Inspirations: Fighting Fantasy

I'm going to go ahead and make a bet with you. Go on, a simple one. If you are a UK fantasy or science-fiction fan, aged between 26 and 35, I'm going to bet that your first introduction to the genre was Fighting Fantasy. Did I win? I thought so. Looking back at my early inspirations, it's definite that those books were high on the list; I got into them at almost precisely the right time, I think I vaguely remember getting my first one at around ten. That meant that they were in bookshops – but also that they were in second-hand bookshops and charity shops, which put them nicely in reach of a ten-year-old's budget.

They were of their time perfectly; catching the post-OD&D era and giving a vibe which I'm going to bet ended up in pretty much all campaigns run by people of the period. (And anyone writing thieves in cities stories...I'm on to you. Port Blacksand, right?) They took all the traditional fantasy tropes – elves, orcs, dwarves, dragons, sorcerers and all, and put them into the 'you choose your fate' package. Those books got me into fantasy, and into roleplaying. Yes, its their fault. (Star Trek got me into science fiction a year or two it's their fault as well!)

Now, these came back into print again not that long ago; I believe they are still just about in print, in fact. Periodically I pick up a few of them...but really, you can't go home again. (What I want is them in computer format – like the Lone Wolf books with Project Aon.) Still, at a very impressionable time they made a big difference, and I think they still strongly inform the sort of writing I do. It's something I always have at the back of my mind when I'm writing, because I very definitely believe that one has to know one's influences.

There were about sixty or so of them, as I recall, and I think at one point I had all of them up to about forty-something, when I began to peter out – and the books started to get a little hard to get, I think the publisher had lost interest, sales tailed off as computers reared their head – I got my first computer, an old 386/25, when I was eleven, and yes, computer games then became a big part of my life – but there are some I still remember very fondly...and mostly from the earlier period of the books, perhaps not surprisingly... top five...

5: Warlock of Firetop Mountain
The first in the series, and there are times it shows, but this is a dungeon crawl at its very best, and follows all the usual D&D tropes. I don't know this for a fact, but this smells very much to me as if it was actually run through by a group at some point. This is certainly not a bad thing, quite the reverse. I think this probably was one of the first ones I had, and I fear I don't remember ever actually completing it...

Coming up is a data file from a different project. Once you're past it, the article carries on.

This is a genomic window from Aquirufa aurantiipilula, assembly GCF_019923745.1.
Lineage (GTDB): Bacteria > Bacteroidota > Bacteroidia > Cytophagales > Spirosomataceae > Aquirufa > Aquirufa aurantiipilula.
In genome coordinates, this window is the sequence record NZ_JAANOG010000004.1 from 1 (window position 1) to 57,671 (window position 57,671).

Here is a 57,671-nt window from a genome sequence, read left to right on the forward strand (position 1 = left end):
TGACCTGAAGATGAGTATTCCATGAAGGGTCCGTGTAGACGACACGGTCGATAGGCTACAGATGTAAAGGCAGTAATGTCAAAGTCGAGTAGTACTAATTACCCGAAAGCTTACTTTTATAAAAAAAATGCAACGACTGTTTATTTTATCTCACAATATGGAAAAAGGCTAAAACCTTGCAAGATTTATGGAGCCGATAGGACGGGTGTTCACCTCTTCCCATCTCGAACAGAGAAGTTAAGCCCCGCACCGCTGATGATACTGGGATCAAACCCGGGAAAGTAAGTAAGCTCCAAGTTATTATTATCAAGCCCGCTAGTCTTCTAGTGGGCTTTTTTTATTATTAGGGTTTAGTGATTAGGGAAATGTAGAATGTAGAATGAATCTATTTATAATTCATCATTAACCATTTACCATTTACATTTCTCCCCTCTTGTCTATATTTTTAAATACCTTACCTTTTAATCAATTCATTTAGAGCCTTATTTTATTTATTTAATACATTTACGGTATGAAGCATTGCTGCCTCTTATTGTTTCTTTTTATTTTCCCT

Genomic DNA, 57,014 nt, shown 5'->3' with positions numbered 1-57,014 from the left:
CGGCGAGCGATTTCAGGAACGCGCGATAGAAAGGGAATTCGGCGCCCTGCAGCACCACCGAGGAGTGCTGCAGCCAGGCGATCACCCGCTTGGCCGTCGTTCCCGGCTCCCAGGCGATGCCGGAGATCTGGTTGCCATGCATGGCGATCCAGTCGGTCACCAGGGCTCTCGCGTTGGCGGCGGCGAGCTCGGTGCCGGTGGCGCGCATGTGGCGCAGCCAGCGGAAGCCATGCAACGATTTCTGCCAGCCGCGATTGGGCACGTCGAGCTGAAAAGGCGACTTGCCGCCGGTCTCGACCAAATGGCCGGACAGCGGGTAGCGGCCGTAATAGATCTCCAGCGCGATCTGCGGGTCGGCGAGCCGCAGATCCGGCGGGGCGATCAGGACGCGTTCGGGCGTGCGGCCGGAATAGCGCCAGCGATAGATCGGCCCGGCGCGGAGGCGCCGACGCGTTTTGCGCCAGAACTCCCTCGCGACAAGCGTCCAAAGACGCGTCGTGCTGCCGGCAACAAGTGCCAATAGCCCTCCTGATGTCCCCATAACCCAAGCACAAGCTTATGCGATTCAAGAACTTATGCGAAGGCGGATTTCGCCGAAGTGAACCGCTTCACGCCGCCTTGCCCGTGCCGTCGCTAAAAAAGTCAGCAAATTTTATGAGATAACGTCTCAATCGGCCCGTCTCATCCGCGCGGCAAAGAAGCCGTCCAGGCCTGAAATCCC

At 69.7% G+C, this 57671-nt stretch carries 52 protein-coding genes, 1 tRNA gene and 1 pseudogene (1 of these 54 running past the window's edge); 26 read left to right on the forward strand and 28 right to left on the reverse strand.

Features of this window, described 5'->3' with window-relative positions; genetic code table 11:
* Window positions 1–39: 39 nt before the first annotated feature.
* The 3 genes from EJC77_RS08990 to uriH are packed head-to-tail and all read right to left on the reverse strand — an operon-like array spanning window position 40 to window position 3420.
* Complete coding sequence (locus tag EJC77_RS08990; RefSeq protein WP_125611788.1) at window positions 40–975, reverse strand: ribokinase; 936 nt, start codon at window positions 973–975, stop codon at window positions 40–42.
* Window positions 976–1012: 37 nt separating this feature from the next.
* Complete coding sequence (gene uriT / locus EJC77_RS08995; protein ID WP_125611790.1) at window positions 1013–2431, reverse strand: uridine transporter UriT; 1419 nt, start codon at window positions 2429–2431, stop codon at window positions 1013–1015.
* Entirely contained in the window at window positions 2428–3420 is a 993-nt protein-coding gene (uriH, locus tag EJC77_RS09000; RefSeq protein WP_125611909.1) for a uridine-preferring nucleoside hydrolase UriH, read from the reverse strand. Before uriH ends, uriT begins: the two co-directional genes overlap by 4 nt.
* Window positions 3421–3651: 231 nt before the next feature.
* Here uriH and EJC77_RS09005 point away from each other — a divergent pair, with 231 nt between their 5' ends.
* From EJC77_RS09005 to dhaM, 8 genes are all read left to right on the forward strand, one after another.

4: Forest of Doom
This one was wilderness – exploring the, well Forest of Doom, and I can remember this one seeming to have a really immense scope to it. Lots of replay value, and it seemed to mesh with later ones in the series as well. You could easily imagine that you were the same adventurer going from one quest to another at the time, something that was lost when the story element got heavier. This is really a sandbox – but again, a good one.

3: Citadel of Chaos
On the face of it, this really is just 'Firetop Mountain', take two, had spells, and that really amazed me at the time. I'm pretty sure this was the first one I had, and I actually completed it, which is a bit of a milestone for me. Wandering through an immense mansion, and this just worked really well for me, but I'm aware that I am really hit by nostalgia here rather than anything else. Another fun dungeon crawl.

2: City of Thieves
This one was a true classic. A city-based adventure, where you must venture into the peril-ridden streets of Port Blacksand to gather the ingredients for a weapon to kill an evil necromancer. The city just has so much character, so many interesting people and events, that it gets a life of its own; it still remains the city I want to emulate, all these years later. The author really did their homework here, there is just the right tone without it collapsing into farce. It became a key part of the setting, and it is very easy to understand why.

1: Caverns of the Snow Witch
This one might surprise...but it was the first one I played that was in two parts, and I was really surprised by that, the first time around. You fight and kill the Snow Witch, which is difficult enough, and then have to venture out in search of the secretive Healer to get a Death Spell lifted from you, by travelling to the top of Firetop Mountain and seeing the phoenix. This ties into Forest of Doom, as a sort of prequel...but having the adventure be in two parts was just amazing to me when I was a kid. I even finished it!

Any other candidates I'm not thinking of? Anyone want to share their favourites?

1 comment:

  1. 5 Space Assassin
    you get to buy gear and tools for the job of an assassin

    4 Freeway Fighter
    Mad max the game book V cool

    3 Island of the Lizard King
    First on I ever played Picked a 1st ed signed copy a few years back

    2 Rebel Planet
    dark and adult

    1 Seas of Blood
    Arrr it's fantasy pirates